The Canadian government wants to improperly classify plastics as “toxic” substances, using Schedule 1 of the Canadian Environmental Protection Act (CEPA) to ban six single-use plastic items: plastic bags, stir sticks, straws, cutlery, six-pack rings and certain takeout containers. Labelling single-use plastics as “toxic” substances is the quickest and easiest path to ban products in Canada because it is more expedient than to obtain multiparty support for new legislation regulating plastics. But, plastics are not toxic—they are not harmful or dangerous substances. Nevertheless, with this new classification “consumers would assume that every day and essential products that contain plastic are now toxic,” as noted by the U.S. Chamber of Commerce.
The comment period on the ban closes on December 9, providing industry, trade partners, and, ordinary Canadians 60 days to provide comments—the minimum for a federal proposal of this kind. This unilateral approach by the government could have broad ramifications that could undermine its policy goals and hurt consumers—not just in Canada, but also in the United States. The federal government will not have to consult anyone if and when they decide to add new plastics products to this list in the future, which can include anything—from bottle caps to plastic bottles to IV bags to car bumpers. The financial burden of using plastic alternatives will ultimately be borne by consumers. Businesses will incur new costs for alternative products, and those costs will be passed on to consumers through higher prices.
Toxic substances are defined under CEPA as those that cause, or may cause, immediate or long-term harm to the environment, biological diversity or human health. Substances considered “toxic” include: greenhouse gases, such as carbon dioxide and methane; mercury; asbestos; lead; formaldehyde; and bisphenol A, a synthetic chemical used in some plastics. In 2016, microbeads—the tiny plastic particles found in some facial and body exfoliants—were added to the list of toxic substances.
Virtually all plastics produced worldwide are made from fossil fuels, which is why during the fall election in 2019, Liberals in Canada campaigned to ban some single-use plastics in 2021, as part of a national strategy to reduce waste and pollution. But, single-use plastics are not the problem—plastic waste is the problem and it needs to be managed globally. Up to 95 percent of all plastic found in the world’s oceans comes from 10 source rivers, which are all in the developing world. Canada on average, contributes less than 0.01 million metric tons of mismanaged plastic waste. China, the world’s largest plastics polluter, accounts for 27.7 percent of the worlds mismanaged plastic. Canada, when compared to European countries like England, Spain, Italy, Portugal and France, contributes four times less in mismanaged plastic.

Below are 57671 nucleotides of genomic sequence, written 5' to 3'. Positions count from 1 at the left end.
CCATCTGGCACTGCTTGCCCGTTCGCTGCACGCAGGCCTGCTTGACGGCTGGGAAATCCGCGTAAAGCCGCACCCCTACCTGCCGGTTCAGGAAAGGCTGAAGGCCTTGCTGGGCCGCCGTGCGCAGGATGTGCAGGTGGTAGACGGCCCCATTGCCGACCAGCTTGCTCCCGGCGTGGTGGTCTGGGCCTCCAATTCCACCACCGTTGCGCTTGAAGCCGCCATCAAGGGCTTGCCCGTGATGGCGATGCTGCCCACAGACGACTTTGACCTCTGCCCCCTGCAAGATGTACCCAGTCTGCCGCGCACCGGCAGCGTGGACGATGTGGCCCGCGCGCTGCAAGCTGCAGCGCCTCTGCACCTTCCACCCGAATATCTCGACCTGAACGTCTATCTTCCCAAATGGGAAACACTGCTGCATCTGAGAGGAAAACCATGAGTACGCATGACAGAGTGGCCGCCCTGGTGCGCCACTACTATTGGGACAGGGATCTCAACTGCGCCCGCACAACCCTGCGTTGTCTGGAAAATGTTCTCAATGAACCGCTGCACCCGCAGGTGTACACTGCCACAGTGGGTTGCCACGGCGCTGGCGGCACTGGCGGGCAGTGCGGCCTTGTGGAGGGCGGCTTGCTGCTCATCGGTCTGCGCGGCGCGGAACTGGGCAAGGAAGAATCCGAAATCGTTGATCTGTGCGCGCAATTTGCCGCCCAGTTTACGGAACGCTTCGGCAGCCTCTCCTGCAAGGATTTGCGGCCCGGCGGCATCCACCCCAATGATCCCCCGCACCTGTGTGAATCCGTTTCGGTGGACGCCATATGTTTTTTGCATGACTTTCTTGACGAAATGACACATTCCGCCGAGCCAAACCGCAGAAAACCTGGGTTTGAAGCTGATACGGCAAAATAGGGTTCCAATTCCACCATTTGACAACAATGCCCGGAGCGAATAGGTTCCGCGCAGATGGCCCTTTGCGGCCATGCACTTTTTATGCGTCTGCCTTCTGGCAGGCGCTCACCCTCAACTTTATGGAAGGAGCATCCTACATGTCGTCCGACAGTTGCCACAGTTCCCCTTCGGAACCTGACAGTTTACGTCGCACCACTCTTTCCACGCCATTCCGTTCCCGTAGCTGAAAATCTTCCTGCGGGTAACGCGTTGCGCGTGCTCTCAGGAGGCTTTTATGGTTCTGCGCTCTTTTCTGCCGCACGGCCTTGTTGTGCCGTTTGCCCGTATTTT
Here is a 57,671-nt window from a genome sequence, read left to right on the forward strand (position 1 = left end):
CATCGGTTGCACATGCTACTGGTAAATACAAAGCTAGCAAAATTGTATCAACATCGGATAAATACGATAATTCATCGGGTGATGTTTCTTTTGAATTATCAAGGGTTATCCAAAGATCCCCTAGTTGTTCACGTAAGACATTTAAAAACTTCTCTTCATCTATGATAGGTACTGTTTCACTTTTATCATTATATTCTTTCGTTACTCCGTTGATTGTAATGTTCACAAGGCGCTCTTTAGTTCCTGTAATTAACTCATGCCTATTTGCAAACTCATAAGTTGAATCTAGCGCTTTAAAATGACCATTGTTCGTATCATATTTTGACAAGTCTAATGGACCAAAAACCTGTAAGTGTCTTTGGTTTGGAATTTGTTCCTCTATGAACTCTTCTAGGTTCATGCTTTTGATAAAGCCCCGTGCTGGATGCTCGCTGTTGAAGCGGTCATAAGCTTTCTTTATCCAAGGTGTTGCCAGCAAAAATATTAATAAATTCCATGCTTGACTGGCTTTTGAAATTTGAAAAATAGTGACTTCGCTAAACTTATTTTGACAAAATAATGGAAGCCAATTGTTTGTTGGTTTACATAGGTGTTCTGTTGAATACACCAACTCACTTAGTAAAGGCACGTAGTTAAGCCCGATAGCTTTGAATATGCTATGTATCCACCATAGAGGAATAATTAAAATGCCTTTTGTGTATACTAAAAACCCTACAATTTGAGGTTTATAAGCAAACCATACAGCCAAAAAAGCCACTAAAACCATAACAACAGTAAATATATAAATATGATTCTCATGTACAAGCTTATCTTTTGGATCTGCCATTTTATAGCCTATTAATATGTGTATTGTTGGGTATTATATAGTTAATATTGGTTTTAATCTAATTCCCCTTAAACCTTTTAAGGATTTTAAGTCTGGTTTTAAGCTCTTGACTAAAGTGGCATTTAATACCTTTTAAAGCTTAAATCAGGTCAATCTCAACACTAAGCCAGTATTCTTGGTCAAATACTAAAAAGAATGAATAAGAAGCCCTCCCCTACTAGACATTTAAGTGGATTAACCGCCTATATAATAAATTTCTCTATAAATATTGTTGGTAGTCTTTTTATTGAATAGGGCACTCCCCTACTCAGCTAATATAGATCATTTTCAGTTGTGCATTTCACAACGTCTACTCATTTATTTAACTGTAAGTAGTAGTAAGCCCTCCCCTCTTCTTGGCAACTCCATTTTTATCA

Unfortunately, the Canadian government’s approach to plastic completely forgoes the management side of waste management, and instead opts for banning entire product classes. Those impacted the most by the ban will be consumers. The timing is particularly challenging due to the coronavirus pandemic. With stores closing due to economic challenges caused by the coronavirus lockdowns, consumers will need to spend more on everyday goods and services. In Canada, for example, 300 to 400 grocery stores are expected to close and on-line purchases are expected to increase food prices by 5 to 7 percent.
Many alternatives to plastics have worse environmental impacts due to their manufacture or their weight, which is an important factor when considering shipments of goods and the subsequent emissions. For example, common paper bag replacements for single-use plastic bags need to be reused 43 times to have the same total impact as a plastic bag. A conventional cotton bag alternative needs to be used over 7,100 times to equal a plastic bag, while an organic cotton bag has to be reused over 20,000 times. We know from consumer usage patterns that the likelihood of paper or cotton alternatives being used that many times is unlikely.
The Chemistry Industry Association of Canada, whose members include petrochemical companies that produce plastics, has been urging federal officials to instead amend CEPA’s pollution-prevention provisions or introduce standalone legislation. The association is uncomfortable with the notion that products that are used every day to keep food safe and sanitary, are going to be declared “toxic.” Some campaigners will use the designation in the future to encourage people to stop using plastics. The association is registered to lobby the government to ensure “the ban on single-use plastics does not negatively impact the chemistry or plastics industry.”
Technological innovations are expected to enable petrochemical companies to transform plastic waste into feedstock for their next production cycle. Most plastics in Canada are made from ethane, a component of natural gas.
Canada is going to extremes to ban certain single-use plastic items, by classifying them as “toxic” substances, a fashionable, but wholly ineffective gesture, given that Canada’s contribution to plastic waste is so minimal. Canada contributes very little toward plastic waste mismanagement globally and will only cause its consumers higher prices, inconvenience, and lack of safety during the coronavirus pandemic by banning single-use plastics. In the United States, eight states—California, Connecticut, Delaware, Hawaii, Maine, New York, Oregon, and Vermont—have banned the use of plastic bags in supermarkets and other businesses. New Jersey will be added to the list as its legislature recently passed a ban that the state’s governor signed, which will go into effect starting May 2022. Fifteen U.S. states, however, enacted laws to restrict local officials from enacting a ban on plastic bags.